Park Service Promotes Saint-Gaudens Leader

Rick Kendall.  Lilly Kendall photograph -
Rick Kendall. Lilly Kendall photograph

Rick Kendall has been named superintendent of Marsh-Billings-Rockefeller National Historical Park and the National Park Service Stewardship Institute, both in Woodstock, and Saint-Gaudens National Historic Site in Cornish.

He succeeds Michael Creasey, who became superintendent at the National Parks of Boston in June.

Kendall’s is the first of three management hires that will also include a deputy superintendent and director of the Stewardship Institute “to increase capacity and sustain collaboration” among the two parks, the institute, and their many partners, the park service said in a news release.

Kendall comes to the position with deep knowledge of the institute, both parks, and the collaboration opportunities among all three entities, said Mike Caldwell, regional director for the Northeast Region of the National Park Service. For the last five years, Kendall has served as superintendent of Saint-Gaudens National Historic Site. For the last three years, he has led the historic site’s collaborative efforts with Marsh-Billings-Rockefeller National Historical Park and the Stewardship Institute. He recently completed a four-month assignment as interim superintendent of Gettysburg National Military Park and Eisenhower National Historic Site in Pennsylvania.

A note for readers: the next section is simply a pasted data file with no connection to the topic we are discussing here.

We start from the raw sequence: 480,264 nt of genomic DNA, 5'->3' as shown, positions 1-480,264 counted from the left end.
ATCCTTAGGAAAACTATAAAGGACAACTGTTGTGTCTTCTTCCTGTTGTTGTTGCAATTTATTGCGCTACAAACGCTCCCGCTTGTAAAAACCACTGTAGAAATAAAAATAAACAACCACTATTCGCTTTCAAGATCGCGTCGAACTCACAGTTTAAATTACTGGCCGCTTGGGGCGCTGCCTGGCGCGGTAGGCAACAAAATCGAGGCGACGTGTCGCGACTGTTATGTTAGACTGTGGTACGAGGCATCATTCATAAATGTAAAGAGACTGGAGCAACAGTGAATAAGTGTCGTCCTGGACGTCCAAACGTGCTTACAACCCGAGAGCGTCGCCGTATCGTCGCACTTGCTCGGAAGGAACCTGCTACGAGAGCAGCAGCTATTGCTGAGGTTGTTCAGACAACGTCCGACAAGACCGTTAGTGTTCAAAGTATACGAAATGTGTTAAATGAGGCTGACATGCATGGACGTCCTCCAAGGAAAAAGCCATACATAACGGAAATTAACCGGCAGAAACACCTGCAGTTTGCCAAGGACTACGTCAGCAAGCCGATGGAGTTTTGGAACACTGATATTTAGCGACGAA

Kendall began his career in the backcountry office of Olympic National Park. He later served as education specialist at Lake Roosevelt National Recreation Area, supervisory park ranger in Death Valley National Park, and interim chief of interpretation at the USS Arizona Memorial.

He is an alumnus of the Bevinetto Congressional Fellowship, where he spent a year detailed to the U.S. House of Representatives Committee on Natural Resources and a year detailed to the Department of the Interior’s Assistant Secretary for Fish and Wildlife and Parks.

“Marsh-Billings-Rockefeller National Historical Park and Saint-Gaudens National Historic Site are two small parks with stories that reach across the nation, touching upon our shared conservation history and artistic history,” Kendall said. “Add in the Stewardship Institute and its national reputation for leading initiatives that are pushing the National Park Service in new directions, and this corner of New England is a center for creatively thinking about the role of national parks in our society as we start our second century as an agency.”

Kendall holds a bachelor’s degree in archaeology from the University of Georgia and a master’s degree in archaeology from the University of Arizona. — Staff report


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